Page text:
DAAT is a recognised charity, and needs to raise a huge £4.5 million every year just to keep their service going. They also need to raise an additional £1 million to meet their maintenance and repair costs, and to extend their operating hours. Without our help, they can’t do their job – and that job is essential. You can find out more about their service here.

Whilst we’ve tracked down the runners and marshals and race organisers to express our thanks for what they did, it’s hard to know how to really thank someone for saving the life of a loved one. I mean, what on earth can you possibly offer to repay something that big?

Whilst I’m still trying to answer that, what I can do in the meantime is support the DAAT charity so that they can keep their amazing service going. But I can’t do that alone!

I’m going to be cycling the Prudential Ride 100 (yep, that’s 100 MILES) in August to raise money for the Devon Air Ambulance, and I would be so grateful if you could spare even a few pennies. Donations can be made either online or by text:

Online, via my JustGiving page: JustGiving – Cycling 100 miles for the DAAT
By texting PTLA58 and your donation amount (£1, £2, £3, £4, £5, or £10) to 70070

I just want to end this by saying a huge thank you from the bottom of my heart to the DAAT, the Bideford 10k runners, marshals and organisers, the staff at Exeter and Hammersmith hospitals and all of the other wonderful people that have helped and supported us over the last few weeks. We couldn’t have got through this without you.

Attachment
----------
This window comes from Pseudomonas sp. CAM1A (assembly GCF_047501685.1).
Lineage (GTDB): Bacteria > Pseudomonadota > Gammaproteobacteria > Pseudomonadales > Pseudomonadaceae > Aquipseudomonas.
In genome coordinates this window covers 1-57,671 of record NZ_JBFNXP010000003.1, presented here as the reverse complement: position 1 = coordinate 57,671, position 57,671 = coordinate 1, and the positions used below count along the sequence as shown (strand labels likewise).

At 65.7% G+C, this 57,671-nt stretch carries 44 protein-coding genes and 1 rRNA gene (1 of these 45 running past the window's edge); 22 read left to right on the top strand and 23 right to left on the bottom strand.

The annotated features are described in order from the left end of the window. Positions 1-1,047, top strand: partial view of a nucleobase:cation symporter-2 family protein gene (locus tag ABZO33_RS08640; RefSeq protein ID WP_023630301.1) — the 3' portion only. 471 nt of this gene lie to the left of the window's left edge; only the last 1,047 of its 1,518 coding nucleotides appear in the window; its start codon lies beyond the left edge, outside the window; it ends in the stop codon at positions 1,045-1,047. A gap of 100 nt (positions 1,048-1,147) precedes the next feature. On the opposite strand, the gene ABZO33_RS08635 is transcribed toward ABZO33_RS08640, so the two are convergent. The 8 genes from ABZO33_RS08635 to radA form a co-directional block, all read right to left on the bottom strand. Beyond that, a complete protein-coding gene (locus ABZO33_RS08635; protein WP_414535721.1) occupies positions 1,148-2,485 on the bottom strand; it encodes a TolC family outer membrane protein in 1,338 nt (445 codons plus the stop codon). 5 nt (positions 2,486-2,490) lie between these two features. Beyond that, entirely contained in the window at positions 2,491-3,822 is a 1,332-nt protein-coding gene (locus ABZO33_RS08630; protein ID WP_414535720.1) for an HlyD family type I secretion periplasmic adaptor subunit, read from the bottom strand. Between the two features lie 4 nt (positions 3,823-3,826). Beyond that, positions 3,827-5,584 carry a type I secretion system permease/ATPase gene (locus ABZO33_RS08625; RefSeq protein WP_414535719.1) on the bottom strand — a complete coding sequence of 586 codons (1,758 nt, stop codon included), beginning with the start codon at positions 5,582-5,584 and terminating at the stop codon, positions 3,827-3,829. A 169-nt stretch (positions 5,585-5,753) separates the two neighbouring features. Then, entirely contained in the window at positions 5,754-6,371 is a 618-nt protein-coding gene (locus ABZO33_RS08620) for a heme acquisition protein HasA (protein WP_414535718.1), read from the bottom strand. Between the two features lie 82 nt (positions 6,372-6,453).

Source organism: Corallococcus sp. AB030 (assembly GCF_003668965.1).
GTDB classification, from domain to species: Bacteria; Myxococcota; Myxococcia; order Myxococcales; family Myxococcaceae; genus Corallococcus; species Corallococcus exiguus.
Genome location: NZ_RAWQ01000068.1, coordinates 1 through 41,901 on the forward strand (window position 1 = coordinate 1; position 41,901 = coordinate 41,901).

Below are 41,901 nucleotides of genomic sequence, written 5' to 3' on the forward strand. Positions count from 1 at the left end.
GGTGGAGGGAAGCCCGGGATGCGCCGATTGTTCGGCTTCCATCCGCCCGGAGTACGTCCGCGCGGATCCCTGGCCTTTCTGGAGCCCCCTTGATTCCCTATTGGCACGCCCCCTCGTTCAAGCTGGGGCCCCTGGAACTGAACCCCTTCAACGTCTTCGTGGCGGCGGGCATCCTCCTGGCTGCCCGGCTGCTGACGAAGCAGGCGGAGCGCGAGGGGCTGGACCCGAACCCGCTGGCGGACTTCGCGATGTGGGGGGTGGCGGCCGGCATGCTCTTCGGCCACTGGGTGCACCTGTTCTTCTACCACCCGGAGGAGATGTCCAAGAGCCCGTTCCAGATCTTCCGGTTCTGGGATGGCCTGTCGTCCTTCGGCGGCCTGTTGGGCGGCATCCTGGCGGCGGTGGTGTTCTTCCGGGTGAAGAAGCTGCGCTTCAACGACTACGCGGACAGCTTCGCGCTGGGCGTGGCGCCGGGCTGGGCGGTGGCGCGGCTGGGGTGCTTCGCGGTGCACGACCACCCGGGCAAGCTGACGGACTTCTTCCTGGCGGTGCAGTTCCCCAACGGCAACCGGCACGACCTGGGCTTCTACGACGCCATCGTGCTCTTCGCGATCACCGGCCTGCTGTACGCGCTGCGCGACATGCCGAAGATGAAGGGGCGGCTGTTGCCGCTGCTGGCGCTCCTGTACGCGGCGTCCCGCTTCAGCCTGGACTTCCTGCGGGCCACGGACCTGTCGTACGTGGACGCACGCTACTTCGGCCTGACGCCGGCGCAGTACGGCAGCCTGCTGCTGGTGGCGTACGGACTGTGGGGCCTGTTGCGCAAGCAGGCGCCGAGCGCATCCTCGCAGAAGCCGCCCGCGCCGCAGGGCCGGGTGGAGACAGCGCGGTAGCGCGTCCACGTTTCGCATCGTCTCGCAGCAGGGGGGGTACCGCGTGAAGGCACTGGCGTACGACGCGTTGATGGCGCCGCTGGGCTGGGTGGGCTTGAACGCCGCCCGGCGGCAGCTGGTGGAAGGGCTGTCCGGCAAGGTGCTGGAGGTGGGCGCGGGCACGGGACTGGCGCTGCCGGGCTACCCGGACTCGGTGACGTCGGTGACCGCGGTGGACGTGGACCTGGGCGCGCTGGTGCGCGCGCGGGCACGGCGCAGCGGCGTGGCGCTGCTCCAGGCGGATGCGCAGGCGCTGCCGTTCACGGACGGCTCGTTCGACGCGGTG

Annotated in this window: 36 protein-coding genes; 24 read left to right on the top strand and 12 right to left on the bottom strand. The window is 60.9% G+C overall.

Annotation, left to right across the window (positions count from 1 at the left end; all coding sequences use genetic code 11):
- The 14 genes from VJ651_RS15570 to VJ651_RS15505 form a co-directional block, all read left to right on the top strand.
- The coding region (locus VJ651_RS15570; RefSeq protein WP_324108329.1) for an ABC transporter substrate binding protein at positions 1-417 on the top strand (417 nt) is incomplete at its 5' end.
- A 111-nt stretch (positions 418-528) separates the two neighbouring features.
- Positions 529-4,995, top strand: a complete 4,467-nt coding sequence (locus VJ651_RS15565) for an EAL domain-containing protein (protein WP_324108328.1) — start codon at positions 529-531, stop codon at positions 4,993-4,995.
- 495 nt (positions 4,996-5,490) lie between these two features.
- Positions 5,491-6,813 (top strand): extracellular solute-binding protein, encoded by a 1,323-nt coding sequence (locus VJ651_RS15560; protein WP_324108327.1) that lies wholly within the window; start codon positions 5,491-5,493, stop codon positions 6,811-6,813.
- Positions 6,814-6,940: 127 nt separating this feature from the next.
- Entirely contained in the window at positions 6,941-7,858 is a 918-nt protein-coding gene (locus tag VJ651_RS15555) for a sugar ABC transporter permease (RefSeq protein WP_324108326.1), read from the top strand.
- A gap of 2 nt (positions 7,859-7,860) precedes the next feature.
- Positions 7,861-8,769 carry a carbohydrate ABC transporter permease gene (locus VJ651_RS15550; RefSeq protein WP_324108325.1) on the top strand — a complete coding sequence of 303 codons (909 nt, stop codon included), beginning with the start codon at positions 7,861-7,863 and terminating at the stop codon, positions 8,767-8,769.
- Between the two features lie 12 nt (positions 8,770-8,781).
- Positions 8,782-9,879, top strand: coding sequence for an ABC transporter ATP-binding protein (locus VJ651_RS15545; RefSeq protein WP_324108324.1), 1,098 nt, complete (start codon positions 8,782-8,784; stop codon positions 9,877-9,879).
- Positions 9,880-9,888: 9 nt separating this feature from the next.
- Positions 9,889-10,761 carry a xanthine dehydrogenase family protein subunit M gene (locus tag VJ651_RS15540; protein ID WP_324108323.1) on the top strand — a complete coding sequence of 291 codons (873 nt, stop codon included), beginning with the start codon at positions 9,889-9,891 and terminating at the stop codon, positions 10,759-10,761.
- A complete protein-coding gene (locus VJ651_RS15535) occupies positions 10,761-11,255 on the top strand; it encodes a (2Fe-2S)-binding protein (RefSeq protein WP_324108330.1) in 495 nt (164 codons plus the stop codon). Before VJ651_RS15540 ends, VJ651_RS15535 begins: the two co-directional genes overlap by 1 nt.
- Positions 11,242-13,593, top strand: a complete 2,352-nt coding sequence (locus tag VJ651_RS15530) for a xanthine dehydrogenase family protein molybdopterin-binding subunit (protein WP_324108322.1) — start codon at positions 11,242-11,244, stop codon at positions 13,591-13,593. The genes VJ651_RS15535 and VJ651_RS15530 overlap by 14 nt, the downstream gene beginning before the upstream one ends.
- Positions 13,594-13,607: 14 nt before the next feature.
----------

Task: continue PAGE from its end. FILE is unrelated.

I love you, Dad.

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There are some brilliant resources on the British Heart Foundation website on risk factors and how to keep your heart healthy: www.bhf.org.uk.

Know the warning signs: How healthy is your heart?

Rain, wind, hills and a gorgeous sunset

So a friend and I thought it’d be an awesome idea to head to Virginia Water for a scenic run after work yesterday. Given the weather we’ve had recently, we originally planned to have a bit of a picnic afterwards .. But England had other ideas, and rain was forecast on and off from 1pm.